Banks have never had the best of reputations, and the 2008 global financial crisis felt to many like the very last straw. But nine years later, the situation remains largely unchanged: people feel their very existence is at the mercy of banks, while in turn, banks’ profitability continues to be largely unaffected. Attitudes amongst the 99 per cent range from dissatisfaction to outright fury and hatred. Is our relationship with banking condemned to continue in this vein?
When a political party has lost two elections in a row, it is time to hit a reset button, take a step back from policy-as-usual, and consider carefully the full spectrum of existing policy options. This is also an ideal time to investigate the fundamental values underlying the status quo. So with banking — particularly as the crash has exposed the far right’s advocacy of extreme deregulation as an untenable position. But conversely, the far left’s demonisation of banking practice, while justified in sentiment, has not yet succeeded in bringing the responsible actors to account or creating a better-regulated and more responsible investment environment.
Moving towards the political centre, we find the Conservatives’ policy of moderate regulation — always slightly more concerned about disrupting a sector’s “competitiveness” on the global stage than with ensuring that the financial system truly works for everyone. And Labour’s position, last revised in 2015 under Ed Miliband, has historically fallen under the radar — either because Labour is not currently trusted on economic and financial policy, or because it remains too wedded to an us-versus-them narrative that obscures by moralising. The challenge for Labour today is not only to prove it has learned the lessons from the crash; it also needs to show it can penetrate the intricacies of global finance and communicate distinctive solutions. In the first instance, these solutions need to take account of the existing regulatory landscape.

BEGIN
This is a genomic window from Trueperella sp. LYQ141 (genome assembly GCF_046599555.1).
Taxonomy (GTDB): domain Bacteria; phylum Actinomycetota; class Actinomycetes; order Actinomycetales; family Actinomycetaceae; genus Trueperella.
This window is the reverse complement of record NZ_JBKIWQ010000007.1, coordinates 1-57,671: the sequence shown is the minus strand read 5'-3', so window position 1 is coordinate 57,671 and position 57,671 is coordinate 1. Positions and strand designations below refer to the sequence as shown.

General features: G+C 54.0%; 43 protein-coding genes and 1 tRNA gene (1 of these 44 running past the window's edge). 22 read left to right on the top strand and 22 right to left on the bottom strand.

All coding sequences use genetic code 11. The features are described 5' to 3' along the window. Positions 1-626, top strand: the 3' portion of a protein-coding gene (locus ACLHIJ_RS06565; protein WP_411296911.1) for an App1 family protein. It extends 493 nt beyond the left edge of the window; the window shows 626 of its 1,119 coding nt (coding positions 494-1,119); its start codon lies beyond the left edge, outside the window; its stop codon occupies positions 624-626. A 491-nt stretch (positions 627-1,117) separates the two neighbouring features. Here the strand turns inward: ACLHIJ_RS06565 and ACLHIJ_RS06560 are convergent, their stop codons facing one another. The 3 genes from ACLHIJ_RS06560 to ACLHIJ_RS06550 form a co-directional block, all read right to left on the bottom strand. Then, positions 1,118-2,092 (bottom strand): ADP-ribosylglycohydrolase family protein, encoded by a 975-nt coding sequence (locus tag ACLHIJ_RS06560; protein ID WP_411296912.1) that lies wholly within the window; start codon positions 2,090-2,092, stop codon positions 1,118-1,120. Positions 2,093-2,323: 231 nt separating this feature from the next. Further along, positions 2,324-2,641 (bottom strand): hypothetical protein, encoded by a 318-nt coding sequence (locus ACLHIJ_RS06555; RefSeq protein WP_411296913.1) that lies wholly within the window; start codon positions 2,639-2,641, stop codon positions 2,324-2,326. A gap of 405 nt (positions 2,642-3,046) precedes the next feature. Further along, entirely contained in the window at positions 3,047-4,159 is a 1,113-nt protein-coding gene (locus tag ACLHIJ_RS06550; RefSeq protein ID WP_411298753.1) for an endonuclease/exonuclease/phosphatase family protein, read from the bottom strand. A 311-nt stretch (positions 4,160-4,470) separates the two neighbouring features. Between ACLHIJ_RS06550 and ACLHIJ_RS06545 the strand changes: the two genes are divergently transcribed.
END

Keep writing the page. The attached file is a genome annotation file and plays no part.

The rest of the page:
Post-crisis regulatory measures have seen the establishment of the Financial Conduct Authority (FCA), a regulatory agency independent of the Treasury, which scrutinises the integrity of financial service providers. There are new liquidity requirements that prevent banks from borrowing money from volatile sources and then passing the risk on to its customers in long-term loans. And soon, banks will be required to ring-fence their public-facing retail operations from the riskier investment business they may be engaging in.
But the fear amongst voters and leading economists alike is that these regulatory measures were a bone thrown to appease the 99 per cent and divert media attention from a banking culture that remains largely unchanged. Ann Pettifor of Prime Economics, one of the few people to correctly predict the global crash, is already predicting the next one: “The liberalised global financial system remains intact and unregulated, if a little battered”. The subtitle of Professor Steve Keen’s blog “Debtwatch” tells us its ongoing mission: “Analysing the Collapse of the Global Debt Bubble”. And Sir John Vickers, who led the coalition government’s Independent Commission on Banking (ICB), recently expressed his dissatisfaction at the Bank of England’s capital buffers requirements, which he considers unambitious.